- Coastal trek
Eat and drink
There are no hotels as such at Gangasagar. The accommodations available are all Ashram/Dharamshala type, where no food is available, nor outside food allowed to be brought in. Even for a cup of tea, one must leave the premises. Of course there are plenty of places to purchase food. However, for regular members of various Charitable Trusts/Ashrams or travellers coming with advanced bookings from the head offices of these Organisations, food may be provided by the organizations. There is reportedly no food available at the Youth Hostel, either.
That said, there are many cheap rice hotels all over the Sagar Island, serving good quality Bengali food to the visitors.
For accommodations, there are many places to choose from in South Sagar. In the time of Sagar Mela or the Fair, the number of accommodation increases drastically with temporary camps/hutments from many commercial and non-commercial organizations. It is advisable to book your accommodation prior to go to Sagar Island in the time of Sagar Mela. If you bring your own mattress and sleeping bag you will most likely find shelter.
There are tourist lodges at Sagar Island and a Youth Hostel. Also dormitory accommodation in a dharamshala run by Bharat Sevasram Sangha.
Dharmashala of Mission and Guest Houses of West Bengal State Government are there in Sagar Island for spending the weekend in the excellent Beach of Bengal. Some of the places for spending days and nights in Sagar Island as follows which provide shelter for tourists and pilgrims round the year:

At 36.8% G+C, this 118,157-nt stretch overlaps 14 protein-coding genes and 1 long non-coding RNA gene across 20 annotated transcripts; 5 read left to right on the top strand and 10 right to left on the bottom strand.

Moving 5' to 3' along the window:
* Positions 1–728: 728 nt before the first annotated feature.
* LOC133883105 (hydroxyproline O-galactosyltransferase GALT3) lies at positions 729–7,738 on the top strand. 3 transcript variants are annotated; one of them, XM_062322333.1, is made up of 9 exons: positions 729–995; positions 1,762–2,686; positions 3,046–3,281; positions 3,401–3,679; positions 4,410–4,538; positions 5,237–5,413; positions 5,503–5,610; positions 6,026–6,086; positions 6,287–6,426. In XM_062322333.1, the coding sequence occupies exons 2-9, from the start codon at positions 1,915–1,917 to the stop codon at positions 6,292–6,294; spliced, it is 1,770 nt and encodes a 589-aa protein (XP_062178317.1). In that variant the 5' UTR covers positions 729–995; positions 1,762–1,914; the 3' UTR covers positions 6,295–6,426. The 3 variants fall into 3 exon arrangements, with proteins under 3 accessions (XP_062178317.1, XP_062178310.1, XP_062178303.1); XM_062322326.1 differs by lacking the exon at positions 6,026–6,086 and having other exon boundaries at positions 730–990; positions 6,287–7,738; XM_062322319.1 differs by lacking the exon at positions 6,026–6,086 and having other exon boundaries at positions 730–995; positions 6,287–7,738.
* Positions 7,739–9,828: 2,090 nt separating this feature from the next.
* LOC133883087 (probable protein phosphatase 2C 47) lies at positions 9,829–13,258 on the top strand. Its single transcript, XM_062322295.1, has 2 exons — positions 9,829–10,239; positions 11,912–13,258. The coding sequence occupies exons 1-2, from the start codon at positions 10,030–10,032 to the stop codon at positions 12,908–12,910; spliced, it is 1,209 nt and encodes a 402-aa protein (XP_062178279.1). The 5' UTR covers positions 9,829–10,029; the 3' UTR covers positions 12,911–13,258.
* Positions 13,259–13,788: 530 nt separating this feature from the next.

- Dharmashala of Bharat Sevasram Sangha
- Dharmashala of Kapil Muni's Sangha
- P.W.D Bunglow Zila Parishad Bungalow
- Tourist lodges at Sagar Island and a Youth Hostel.
- Dharmashala of Sankaracharya Ashram
- State Youth Hostel, ☏ . Charge for a double bed room with attached bath is ₹100/day. Check in time is at noon. Bookings can be done at Directorate of Youth Services, 32/1, B.B.D. Bag (South), Kolkata.
- Bharat Sevashram Sangha and a couple of other ashrams usually offer accommodation and meals for free. They are oriented to pilgrims and would expect a donation.
- Larica Sagar, ☏ . Tourist Lodge.
- Vastra Vyasavi Seva Samity Dharamsala., Ganges Sagar, Road No. 1, 24 Parganas (near the Ganges Sagar bus stand). This is also a very good place to stay and eat. Rooms are neat and spacious and the complex also has a beautiful temple. Based on donations.
Carry mosquito and snake repellents. Snakebite mortality is considerably high in Sagar Island. Sagar Gramin Hospital is the only place on Sagar Island to treat snake bites.
Carry electric torches and other means of emergency lights, because Sagar Island does not get power from the main electric supply grid. The Island only gets a few hours of power supply in the evening, from a central diesel-operated power generating station, situated at Rudranagar. The power supply is available from 6PM to 9PM only. There is a complete blackout for the rest of the day/night. But you will never feel uncomfortable because the sweet wind blows from sea to land, round the clock. But in the time of Sagar Mela (The fair), Sagar gets a sufficient supply of electricity for the whole day
It is advisable to avoid travelling at night with insufficient light.